So how did I move on from there? I spent four years wasting my time, not moving forward, thinking I was having fun. Four years of drug abuse following my formative years was my escape. It was my mask, it helped me separate myself from the pain, and hurt that people only bring. It gave me a place to hide and detach from the world. I spent four years partying, and I was dating men who cared more about themselves and the party than me. Men who let me overdose in the next room, men who cheated on me, men who took my love and gave me nothing but heartache in return. But you can’t ever rid yourself of what the human experience truly is – a desire to feel loved, and belong. I looked for love in these places, even when I thought I wasn’t; I always had hope. Yet, there is no real love in that type of life. Every time I tried to open myself up again I was shown I shouldn’t have. At every turn, when people asked me to love them, I did. And then I was shown that they could not do the same for me.

It wasn’t just romanic relationships I was separating from, it was any and all form of relationships that could hurt me. I stopped communicating with my family because I had so much resentment built up over the years that I just didn’t want to see them. I had all the “friends” someone could want – every bar I went into, everything was free and everyone knew me. I could always find a party that would welcome me at any time of day. I’d stay up until 8am, 10am, 2pm, having meaningless conversations with people that had no clue of the hurt I was holding onto, over a plate of cocaine. But here, I was safe. I didn’t have to let people in, i just had to numb. I didn’t have to feel anything I didn’t want to.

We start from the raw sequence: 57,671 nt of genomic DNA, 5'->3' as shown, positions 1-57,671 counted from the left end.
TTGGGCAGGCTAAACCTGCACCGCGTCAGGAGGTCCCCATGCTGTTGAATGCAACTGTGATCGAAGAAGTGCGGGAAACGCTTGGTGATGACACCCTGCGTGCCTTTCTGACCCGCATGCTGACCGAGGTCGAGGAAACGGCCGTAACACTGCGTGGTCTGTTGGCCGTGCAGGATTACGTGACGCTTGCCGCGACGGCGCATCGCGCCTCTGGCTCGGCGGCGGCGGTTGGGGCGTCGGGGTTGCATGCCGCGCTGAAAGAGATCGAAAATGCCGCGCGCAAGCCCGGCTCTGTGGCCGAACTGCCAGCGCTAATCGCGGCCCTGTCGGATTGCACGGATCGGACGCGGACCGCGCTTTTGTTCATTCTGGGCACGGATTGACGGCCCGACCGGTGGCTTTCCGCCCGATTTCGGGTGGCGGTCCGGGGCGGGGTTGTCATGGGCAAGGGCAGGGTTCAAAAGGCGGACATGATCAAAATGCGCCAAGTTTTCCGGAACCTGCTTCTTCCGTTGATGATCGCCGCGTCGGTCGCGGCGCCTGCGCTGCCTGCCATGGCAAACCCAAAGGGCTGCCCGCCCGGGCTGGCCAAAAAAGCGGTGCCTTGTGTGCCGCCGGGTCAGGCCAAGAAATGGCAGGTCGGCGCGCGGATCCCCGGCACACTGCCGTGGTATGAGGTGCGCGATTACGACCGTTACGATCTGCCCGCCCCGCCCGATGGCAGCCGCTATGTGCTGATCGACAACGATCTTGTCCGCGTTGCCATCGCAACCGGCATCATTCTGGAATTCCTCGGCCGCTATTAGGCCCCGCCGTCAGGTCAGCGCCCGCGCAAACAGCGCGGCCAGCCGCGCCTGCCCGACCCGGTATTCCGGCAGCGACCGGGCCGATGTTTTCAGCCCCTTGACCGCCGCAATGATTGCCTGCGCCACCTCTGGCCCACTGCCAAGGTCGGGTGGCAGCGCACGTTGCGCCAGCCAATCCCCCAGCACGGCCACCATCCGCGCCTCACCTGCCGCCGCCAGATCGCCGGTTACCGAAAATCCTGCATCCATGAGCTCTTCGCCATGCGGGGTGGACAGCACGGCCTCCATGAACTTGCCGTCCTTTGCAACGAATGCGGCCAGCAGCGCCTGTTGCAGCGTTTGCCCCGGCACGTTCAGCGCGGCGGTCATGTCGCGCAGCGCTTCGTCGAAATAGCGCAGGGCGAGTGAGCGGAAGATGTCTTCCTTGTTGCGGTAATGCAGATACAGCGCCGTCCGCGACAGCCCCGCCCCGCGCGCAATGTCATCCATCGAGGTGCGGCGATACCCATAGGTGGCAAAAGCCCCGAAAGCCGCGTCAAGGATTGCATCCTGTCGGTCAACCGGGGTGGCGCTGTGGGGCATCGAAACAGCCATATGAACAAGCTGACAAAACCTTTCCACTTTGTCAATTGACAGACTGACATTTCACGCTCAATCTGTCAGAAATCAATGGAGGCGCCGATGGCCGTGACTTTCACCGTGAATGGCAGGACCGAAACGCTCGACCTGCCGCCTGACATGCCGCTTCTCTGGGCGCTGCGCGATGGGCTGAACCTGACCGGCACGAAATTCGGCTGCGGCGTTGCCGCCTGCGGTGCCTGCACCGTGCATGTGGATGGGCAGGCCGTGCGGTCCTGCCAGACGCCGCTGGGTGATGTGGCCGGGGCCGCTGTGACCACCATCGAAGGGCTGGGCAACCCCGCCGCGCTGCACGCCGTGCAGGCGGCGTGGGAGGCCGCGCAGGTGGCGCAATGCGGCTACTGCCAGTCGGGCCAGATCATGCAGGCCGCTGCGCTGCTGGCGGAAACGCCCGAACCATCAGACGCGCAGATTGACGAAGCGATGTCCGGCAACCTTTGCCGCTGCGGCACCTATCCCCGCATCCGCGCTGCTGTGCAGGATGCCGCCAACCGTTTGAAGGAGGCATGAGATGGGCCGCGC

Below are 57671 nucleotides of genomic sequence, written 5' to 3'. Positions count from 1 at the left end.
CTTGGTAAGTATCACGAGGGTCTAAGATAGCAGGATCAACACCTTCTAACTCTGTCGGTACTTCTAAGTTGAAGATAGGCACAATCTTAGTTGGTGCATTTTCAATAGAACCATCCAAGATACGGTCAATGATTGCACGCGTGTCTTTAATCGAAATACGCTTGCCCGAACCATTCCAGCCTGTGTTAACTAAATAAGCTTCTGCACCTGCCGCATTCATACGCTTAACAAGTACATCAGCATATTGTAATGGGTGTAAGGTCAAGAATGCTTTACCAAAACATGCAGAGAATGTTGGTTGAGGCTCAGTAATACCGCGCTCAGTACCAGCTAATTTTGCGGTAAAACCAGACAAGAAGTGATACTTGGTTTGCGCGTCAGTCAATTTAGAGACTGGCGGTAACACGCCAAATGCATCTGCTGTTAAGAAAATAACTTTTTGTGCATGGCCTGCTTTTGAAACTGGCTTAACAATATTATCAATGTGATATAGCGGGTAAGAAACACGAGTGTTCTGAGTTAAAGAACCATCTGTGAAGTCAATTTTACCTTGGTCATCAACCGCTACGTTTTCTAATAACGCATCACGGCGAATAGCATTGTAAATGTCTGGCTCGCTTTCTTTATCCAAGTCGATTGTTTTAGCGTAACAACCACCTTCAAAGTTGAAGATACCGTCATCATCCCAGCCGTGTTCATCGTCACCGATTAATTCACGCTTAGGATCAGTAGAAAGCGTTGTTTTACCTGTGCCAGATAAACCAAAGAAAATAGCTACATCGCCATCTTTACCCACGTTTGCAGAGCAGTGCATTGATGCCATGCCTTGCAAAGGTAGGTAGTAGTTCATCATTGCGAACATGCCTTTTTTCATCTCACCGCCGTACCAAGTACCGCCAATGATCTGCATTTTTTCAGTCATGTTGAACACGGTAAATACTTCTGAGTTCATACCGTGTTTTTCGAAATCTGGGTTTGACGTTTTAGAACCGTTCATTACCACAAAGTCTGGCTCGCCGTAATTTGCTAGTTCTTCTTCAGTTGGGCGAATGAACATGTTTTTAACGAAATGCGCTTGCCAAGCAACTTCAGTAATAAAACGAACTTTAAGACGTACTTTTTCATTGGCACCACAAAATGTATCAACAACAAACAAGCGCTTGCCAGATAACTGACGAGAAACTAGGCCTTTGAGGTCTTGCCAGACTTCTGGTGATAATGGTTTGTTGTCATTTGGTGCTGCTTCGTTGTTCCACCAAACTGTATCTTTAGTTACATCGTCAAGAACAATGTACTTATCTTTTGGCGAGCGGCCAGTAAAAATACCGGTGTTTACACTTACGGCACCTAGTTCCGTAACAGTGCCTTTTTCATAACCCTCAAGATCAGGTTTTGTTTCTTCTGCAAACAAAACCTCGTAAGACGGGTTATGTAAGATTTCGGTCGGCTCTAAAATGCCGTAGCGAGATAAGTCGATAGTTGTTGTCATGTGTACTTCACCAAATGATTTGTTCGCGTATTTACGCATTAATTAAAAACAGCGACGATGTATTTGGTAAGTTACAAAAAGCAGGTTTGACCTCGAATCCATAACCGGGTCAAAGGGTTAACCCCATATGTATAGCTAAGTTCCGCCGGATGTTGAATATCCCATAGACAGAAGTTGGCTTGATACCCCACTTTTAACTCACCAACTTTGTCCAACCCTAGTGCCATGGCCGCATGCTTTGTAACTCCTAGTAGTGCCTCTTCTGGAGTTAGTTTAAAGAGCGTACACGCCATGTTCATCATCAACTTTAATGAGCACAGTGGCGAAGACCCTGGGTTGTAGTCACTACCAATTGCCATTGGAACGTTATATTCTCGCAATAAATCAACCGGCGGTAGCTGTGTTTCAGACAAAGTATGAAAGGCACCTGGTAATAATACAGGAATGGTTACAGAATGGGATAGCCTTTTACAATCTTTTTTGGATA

That numbness only lasts for so long. I was emptier than ever, I was hollow, and so I allowed myself to stay in a relationship that was not good for me. A year of co-dependency and drug abuse, and toxic arguments. The mask I wore for so long no longer kept my demons out but instead led them straight into my bed. So here I am, almost seven months clean, in a new relationship, living in a new way, reconnected with my family, and I’m dealing with emotions I’ve never learned to process.

I’ve never had to feel it all.

Now I am at the scariest part of my journey. Unlearning the conditioned fear responses I’ve used to protect myself for all these years. I can no longer run away when it hurts, I can no longer hide when my feelings are uncomfortable, and I can no longer push down the feelings I have. The scariest thing you’ll do is learn to love again after you feel as if you can’t. The scariest thing you’ll do is reveal your true self to someone and ask them to love all of you. Trust me, I am more terrified than I have ever been. Because this is the whole me – this is it. I have nothing else to blame if I am not wanted now. Its is just me. It is uncomfortable to have no shield these days. Most of us are willing to let others love the mask because we’d rather have that than nothing at all. But what I know now is that the path to true love is only through revealing and living your true self.

Letting people in is not easy. I spent years keeping everyone at a comfortable bay that now when I’ve changed my life for the better, these same people are nowhere to be found. People that used to call me everyday, or message me to invite me out, or called me family – they’re just ghosts of a life I used to live.